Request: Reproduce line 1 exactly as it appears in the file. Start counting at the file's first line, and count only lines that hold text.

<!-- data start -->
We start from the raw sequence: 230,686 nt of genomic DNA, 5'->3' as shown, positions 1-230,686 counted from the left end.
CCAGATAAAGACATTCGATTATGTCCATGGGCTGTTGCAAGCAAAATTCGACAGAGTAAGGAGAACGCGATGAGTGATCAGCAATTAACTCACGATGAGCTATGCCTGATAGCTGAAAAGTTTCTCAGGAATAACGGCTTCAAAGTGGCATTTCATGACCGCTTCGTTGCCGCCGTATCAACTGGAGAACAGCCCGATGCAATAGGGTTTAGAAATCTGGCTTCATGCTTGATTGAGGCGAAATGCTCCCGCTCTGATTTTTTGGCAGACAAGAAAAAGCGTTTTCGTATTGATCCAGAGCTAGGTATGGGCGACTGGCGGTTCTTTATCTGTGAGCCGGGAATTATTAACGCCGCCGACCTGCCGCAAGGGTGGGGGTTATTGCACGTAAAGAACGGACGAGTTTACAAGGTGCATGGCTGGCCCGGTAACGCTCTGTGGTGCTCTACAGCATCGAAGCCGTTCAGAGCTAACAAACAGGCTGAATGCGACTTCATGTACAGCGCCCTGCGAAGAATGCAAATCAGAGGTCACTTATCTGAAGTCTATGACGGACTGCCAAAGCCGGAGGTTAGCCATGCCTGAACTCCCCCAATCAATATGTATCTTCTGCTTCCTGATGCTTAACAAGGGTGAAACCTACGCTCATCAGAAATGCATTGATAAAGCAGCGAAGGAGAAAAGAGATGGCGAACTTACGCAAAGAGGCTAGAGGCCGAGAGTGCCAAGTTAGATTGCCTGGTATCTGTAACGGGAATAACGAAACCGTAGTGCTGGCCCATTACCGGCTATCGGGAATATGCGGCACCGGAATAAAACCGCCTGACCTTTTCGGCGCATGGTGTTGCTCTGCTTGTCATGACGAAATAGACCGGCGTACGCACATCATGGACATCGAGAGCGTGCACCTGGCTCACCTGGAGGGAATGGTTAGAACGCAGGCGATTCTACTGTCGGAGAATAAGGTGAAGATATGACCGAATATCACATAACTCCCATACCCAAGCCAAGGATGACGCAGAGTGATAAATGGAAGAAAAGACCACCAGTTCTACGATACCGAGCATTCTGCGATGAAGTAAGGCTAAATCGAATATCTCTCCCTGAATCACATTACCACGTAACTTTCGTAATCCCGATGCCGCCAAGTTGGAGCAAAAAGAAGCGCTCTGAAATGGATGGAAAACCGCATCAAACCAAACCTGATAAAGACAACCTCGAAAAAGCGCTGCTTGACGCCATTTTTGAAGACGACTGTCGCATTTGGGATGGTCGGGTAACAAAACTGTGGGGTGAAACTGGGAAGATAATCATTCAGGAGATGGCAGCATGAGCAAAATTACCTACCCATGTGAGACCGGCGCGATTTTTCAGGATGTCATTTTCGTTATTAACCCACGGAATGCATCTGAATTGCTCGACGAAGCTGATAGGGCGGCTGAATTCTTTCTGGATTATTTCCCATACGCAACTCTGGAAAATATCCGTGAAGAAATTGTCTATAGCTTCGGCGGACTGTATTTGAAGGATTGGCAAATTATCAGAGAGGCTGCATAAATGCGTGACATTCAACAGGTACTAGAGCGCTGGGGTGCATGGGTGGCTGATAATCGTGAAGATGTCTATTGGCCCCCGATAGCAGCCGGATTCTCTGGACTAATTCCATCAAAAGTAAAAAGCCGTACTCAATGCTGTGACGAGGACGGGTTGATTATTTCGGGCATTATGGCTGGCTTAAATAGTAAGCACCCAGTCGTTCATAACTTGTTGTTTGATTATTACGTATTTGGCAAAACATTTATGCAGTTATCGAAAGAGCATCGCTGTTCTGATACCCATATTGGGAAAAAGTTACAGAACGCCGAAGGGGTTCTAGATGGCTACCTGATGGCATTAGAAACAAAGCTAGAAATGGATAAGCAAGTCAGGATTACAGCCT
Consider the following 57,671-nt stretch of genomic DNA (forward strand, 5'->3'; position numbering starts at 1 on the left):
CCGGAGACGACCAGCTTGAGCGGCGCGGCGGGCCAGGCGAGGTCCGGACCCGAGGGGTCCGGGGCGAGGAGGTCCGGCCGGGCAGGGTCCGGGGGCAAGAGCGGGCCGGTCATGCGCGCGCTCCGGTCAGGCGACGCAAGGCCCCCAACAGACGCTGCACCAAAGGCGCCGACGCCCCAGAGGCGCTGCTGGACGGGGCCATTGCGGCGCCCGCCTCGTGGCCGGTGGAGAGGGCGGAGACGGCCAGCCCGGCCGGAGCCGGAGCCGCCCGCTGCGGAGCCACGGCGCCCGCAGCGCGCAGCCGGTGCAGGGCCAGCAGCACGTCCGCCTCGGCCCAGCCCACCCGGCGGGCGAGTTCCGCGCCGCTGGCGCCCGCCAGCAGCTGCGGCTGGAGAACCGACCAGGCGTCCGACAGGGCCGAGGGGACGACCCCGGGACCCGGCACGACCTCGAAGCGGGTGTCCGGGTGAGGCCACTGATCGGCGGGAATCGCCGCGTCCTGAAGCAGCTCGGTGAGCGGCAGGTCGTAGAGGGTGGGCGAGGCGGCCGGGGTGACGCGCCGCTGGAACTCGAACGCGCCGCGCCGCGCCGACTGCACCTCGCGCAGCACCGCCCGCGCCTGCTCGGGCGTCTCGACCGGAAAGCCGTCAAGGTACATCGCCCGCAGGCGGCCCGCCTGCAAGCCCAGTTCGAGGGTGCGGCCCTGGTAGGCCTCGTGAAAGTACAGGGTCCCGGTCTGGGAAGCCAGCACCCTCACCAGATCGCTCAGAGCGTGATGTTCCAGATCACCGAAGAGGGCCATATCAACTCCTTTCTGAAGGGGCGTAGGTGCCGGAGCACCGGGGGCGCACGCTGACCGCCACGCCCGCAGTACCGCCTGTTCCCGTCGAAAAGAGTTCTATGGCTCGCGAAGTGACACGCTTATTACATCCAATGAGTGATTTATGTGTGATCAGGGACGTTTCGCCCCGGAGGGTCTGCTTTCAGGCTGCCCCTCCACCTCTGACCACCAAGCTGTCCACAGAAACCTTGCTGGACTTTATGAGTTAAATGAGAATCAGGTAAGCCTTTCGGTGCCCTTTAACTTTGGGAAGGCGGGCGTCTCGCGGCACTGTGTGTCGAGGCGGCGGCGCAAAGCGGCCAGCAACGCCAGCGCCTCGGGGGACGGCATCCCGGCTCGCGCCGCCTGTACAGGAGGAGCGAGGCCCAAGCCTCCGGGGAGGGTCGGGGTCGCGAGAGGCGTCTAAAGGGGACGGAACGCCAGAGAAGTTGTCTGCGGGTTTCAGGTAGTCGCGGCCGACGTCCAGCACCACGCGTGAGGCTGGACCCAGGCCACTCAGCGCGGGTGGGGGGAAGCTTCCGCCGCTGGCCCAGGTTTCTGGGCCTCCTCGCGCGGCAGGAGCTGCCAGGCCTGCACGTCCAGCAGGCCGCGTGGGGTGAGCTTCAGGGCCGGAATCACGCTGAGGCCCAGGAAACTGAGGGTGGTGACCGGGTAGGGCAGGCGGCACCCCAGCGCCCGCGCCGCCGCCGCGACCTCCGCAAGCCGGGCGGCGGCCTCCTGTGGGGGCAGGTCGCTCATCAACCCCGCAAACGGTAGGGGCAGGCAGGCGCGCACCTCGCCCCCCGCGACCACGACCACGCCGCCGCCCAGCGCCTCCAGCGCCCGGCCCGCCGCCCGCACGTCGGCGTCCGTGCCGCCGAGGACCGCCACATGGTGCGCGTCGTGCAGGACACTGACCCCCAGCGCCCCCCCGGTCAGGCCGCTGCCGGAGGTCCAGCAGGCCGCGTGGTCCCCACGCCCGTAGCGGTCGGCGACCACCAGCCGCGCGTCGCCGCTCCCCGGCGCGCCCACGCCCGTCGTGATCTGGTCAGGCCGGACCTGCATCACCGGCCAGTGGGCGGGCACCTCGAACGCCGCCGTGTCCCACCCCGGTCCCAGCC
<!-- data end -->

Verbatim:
We start from the raw sequence: 230,686 nt of genomic DNA, 5'->3' as shown, positions 1-230,686 counted from the left end.